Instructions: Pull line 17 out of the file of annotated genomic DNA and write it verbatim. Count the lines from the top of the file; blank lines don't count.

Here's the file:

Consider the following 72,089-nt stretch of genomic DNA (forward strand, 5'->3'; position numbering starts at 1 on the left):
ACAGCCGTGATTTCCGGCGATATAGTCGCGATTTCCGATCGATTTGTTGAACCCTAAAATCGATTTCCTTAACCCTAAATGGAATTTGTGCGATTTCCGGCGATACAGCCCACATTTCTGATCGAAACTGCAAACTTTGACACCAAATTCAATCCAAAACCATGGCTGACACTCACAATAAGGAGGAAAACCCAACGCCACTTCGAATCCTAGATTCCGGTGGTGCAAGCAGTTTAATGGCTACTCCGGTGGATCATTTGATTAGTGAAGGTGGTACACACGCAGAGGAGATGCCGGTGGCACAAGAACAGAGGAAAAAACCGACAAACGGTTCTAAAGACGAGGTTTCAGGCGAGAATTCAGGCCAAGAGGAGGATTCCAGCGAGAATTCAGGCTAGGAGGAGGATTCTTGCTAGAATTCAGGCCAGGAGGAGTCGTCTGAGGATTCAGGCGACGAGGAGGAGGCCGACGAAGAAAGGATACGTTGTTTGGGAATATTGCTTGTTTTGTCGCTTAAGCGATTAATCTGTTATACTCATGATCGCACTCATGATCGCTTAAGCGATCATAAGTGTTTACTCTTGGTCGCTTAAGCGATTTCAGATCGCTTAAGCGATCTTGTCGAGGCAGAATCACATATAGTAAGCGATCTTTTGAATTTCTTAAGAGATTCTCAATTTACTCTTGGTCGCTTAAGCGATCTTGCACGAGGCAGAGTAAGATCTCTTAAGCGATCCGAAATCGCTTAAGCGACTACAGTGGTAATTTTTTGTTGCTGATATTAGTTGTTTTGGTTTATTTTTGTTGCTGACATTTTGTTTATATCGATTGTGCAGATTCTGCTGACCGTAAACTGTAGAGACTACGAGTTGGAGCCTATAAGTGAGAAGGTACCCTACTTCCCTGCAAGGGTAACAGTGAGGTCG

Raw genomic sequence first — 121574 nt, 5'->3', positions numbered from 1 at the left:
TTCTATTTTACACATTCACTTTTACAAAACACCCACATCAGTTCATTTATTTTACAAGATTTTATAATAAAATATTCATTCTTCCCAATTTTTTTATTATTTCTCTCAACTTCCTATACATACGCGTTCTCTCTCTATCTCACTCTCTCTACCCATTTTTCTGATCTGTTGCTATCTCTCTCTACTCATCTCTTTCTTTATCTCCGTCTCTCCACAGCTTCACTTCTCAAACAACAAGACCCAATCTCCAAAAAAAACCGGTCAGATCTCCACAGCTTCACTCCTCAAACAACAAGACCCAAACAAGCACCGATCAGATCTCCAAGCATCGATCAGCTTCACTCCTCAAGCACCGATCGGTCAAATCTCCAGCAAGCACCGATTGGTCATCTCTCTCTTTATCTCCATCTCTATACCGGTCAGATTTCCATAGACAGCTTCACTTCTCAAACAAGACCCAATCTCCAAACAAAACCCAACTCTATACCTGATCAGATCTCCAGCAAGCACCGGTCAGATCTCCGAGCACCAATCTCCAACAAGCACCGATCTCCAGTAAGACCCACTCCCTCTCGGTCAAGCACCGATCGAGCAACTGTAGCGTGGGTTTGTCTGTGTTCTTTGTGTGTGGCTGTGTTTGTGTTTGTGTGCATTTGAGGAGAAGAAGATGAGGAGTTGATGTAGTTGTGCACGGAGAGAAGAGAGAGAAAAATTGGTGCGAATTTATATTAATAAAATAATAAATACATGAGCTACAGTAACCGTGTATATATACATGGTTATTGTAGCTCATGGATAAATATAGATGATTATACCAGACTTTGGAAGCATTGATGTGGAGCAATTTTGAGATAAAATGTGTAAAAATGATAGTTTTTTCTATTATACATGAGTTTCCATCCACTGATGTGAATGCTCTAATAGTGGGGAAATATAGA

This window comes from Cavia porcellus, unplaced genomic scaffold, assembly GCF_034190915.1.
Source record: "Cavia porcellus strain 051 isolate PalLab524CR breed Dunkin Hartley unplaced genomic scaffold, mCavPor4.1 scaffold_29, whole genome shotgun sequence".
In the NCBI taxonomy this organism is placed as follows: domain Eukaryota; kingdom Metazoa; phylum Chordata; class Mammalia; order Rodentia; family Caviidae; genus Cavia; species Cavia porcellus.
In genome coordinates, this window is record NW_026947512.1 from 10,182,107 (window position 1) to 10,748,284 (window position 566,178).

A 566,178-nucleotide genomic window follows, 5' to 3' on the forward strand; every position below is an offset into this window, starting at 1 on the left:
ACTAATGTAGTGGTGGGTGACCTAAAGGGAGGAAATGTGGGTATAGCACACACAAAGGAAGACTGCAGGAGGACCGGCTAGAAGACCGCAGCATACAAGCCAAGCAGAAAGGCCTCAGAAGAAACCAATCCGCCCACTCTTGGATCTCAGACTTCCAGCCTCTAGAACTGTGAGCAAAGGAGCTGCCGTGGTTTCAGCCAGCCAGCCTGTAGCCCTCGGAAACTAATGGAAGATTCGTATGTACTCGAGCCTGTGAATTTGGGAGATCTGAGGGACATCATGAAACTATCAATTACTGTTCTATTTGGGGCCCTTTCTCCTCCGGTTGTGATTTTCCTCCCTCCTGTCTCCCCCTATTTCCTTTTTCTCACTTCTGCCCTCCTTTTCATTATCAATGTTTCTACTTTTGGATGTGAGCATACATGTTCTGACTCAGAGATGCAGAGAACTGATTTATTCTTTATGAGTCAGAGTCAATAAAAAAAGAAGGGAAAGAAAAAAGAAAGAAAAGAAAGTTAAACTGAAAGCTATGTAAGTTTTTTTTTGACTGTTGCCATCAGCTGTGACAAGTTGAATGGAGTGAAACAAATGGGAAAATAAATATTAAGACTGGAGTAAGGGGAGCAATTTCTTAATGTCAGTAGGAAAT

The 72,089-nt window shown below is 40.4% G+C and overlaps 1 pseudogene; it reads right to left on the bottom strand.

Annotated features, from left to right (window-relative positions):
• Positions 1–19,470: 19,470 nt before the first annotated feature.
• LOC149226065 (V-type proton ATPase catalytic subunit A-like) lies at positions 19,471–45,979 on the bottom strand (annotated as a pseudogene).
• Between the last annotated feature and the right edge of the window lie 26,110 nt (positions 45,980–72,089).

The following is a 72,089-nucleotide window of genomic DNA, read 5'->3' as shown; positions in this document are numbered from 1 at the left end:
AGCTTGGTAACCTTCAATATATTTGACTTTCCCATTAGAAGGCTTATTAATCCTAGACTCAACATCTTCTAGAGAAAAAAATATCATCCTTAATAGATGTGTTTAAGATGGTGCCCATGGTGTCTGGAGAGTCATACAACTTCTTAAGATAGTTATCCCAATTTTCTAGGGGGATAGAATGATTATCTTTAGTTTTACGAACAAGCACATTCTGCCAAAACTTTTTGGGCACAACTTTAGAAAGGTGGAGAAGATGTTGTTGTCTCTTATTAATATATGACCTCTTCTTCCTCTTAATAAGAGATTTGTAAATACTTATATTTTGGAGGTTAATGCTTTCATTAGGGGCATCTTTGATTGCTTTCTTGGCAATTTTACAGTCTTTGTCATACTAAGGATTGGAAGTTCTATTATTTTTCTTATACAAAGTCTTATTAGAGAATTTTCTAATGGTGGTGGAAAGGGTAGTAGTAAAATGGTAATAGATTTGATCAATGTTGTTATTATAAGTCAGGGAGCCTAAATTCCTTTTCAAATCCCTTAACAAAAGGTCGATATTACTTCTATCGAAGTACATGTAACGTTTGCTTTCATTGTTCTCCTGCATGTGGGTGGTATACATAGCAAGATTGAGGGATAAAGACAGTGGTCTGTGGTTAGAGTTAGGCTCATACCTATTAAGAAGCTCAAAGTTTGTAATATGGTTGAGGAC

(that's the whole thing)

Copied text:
AGCTTGGTAACCTTCAATATATTTGACTTTCCCATTAGAAGGCTTATTAATCCTAGACTCAACATCTTCTAGAGAAAAAAATATCATCCTTAATAGATGTGTTTAAGATGGTGCCCATGGTGTCTGGAGAGTCATACAACTTCTTAAGATAGTTATCCCAATTTTCTAGGGGGATAGAATGATTATCTTTAGTTTTACGAACAAGCACATTCTGCCAAAACTTTTTGGGCACAACTTTAGAAAGGTGGAGAAGATGTTGTTGTCTCTTATTAATATATGACCTCTTCTTCCTCTTAATAAGAGATTTGTAAATACTTATATTTTGGAGGTTAATGCTTTCATTAGGGGCATCTTTGATTGCTTTCTTGGCAATTTTACAGTCTTTGTCATACTAAGGATTGGAAGTTCTATTATTTTTCTTATACAAAGTCTTATTAGAGAATTTTCTAATGGTGGTGGAAAGGGTAGTAGTAAAATGGTAATAGATTTGATCAATGTTGTTATTATAAGTCAGGGAGCCTAAATTCCTTTTCAAATCCCTTAACAAAAGGTCGATATTACTTCTATCGAAGTACATGTAACGTTTGCTTTCATTGTTCTCCTGCATGTGGGTGGTATACATAGCAAGATTGAGGGATAAAGACAGTGGTCTGTGGTTAGAGTTAGGCTCATACCTATTAAGAAGCTCAAAGTTTGTAATATGGTTGAGGAC